A plurality of New York voters say they would support a decision by the state’s environmental department to allow hydraulic fracturing, or fracking, in certain Upstate areas, according to a Siena Research Institute poll.
Forty-two percent of voters said they support allowing hydraulic fracturing in upstate areas, holding a slim lead over the 36 percent that oppose allowing the controversial drilling method. This remains unmoved from October 2012, but support for fracking in upstate areas has increased from 37 percent in May 2012.
“Today’s Siena poll demonstrates once again that New Yorkers are ready to embrace safe natural gas development because they know it will mean thousands of good jobs, reduce property taxes, and save family farms,” said New York State Petroleum Council’s Executive Director Karen Moreau.
According to the poll, a majority of downstate suburban voters supported allowing upstate fracking, as did a plurality of voters in New York City. However, support of fracking among upstate voters held only a narrow margin — 45 percent to 39 percent — over opponents to the practice.
“This continues to be an issue where neither supporters nor opponents have made a strong enough case to rally a majority to their side,” said Siena pollster Steven Greenberg. “Democrats and independents are closely divided on the subject, with Republicans strongly supporting it.”
There has been a fracking moratorium within the state since 2008, but the State Department of Environmental Conservation is expected to soon decide whether or not to allow the practice within the state.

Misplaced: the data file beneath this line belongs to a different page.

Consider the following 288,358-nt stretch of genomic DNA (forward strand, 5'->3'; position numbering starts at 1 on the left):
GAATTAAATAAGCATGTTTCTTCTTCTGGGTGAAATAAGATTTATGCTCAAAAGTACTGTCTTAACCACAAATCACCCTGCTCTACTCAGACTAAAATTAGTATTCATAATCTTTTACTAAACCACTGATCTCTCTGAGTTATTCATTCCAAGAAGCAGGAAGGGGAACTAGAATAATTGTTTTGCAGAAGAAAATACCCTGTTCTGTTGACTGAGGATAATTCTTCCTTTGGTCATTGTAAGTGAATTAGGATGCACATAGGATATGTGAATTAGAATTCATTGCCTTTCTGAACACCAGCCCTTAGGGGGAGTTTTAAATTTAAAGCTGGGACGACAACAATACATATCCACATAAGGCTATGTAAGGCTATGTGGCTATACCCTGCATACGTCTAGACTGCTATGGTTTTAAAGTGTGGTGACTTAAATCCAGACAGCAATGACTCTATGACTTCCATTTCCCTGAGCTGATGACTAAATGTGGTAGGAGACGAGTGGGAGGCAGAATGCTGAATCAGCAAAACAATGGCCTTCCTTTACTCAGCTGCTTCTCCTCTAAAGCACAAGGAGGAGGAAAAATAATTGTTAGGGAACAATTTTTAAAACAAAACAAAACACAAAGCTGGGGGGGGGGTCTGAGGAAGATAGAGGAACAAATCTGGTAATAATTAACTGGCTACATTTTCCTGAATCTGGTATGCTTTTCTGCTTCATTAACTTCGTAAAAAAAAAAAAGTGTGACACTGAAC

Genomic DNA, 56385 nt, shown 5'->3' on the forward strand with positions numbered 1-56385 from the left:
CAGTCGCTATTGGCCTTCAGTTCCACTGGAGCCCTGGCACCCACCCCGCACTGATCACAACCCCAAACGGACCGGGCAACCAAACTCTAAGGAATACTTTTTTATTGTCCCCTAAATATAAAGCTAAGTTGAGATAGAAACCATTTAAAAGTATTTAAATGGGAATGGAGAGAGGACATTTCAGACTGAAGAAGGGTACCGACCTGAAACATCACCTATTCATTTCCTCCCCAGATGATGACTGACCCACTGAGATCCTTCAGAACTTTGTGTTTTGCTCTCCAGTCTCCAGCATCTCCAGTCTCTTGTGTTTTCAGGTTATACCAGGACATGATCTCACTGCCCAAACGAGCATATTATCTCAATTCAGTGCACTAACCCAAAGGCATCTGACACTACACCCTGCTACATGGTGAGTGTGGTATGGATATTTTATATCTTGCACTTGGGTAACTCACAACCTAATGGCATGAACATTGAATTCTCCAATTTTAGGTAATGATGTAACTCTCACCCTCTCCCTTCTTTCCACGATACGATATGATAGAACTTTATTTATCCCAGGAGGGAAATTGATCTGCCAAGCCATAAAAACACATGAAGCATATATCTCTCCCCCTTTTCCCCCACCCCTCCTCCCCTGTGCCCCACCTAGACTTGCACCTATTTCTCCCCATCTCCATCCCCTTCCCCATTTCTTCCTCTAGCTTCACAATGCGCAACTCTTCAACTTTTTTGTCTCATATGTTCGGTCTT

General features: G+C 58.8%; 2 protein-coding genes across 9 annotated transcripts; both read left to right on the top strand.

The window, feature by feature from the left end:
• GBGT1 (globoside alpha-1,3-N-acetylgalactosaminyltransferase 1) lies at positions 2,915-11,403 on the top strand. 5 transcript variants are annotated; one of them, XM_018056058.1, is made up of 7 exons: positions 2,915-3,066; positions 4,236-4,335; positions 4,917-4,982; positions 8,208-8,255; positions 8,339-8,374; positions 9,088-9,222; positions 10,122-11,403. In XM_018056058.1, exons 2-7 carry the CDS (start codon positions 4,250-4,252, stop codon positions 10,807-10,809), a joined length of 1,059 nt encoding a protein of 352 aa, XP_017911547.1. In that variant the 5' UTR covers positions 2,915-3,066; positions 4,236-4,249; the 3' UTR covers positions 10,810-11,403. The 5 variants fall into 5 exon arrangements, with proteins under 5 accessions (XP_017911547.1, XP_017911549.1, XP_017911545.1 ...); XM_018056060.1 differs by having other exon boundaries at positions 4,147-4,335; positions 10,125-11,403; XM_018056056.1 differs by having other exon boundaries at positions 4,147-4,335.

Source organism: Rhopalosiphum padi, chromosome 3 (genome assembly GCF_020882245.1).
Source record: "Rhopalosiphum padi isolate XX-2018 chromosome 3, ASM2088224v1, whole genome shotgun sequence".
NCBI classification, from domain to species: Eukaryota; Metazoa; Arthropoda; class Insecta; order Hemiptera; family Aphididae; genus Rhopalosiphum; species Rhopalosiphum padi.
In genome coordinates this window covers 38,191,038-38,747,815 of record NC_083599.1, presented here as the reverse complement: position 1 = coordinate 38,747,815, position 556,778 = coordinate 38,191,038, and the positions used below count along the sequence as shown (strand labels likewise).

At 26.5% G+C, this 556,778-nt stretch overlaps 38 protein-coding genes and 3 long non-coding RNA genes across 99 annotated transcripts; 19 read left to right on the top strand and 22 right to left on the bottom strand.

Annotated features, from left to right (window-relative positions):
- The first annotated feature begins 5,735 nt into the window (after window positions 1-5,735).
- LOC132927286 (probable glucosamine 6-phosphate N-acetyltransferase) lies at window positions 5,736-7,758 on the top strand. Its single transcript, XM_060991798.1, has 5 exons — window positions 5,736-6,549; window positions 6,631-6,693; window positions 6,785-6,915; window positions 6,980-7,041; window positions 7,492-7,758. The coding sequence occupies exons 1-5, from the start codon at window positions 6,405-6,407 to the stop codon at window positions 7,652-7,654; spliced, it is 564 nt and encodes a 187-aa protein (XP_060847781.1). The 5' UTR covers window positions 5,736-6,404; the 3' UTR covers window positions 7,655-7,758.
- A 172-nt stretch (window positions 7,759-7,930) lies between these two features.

Fracking involves injecting fluids into cracks in rock formations in order to widen them and allow more oil and gas to escape, increasing the amount of oil and gas that can be recovered.
The practice has been hotly debated within the state, with regulators and the gas industry saying the practice is safe when done properly and environmentalists saying it could contaminate the water and air.
At one point earlier this year, the state had seemed on the verge of allowing fracking in some parts of the state, but pressure from environmentalists forced the Cuomo administration to delay the decision by commissioning another study of fracking’s effect on public health. The decision is expected to be made in 2013.
“Let the science dictate the conclusion,” New York Gov. Andrew Cuomo said in August, adding, “We will make a decision based on the facts.”
New York’s neighbor, Pennsylvania, has allowed fracking to occur, which many credit with economic growth in the state.
“There is no other industry that can provide, conservatively, 25,000 direct jobs that can keep young people in their own communities to raise their families, help seniors stay in their homes by reducing property taxes and lift entire communities out of a long decline,” said Moreau.
“We can do it while protecting land, water and public health by working together to do it right. That is the future if we choose it; it’s the future the people of the Southern Tier chose last month,” she added.
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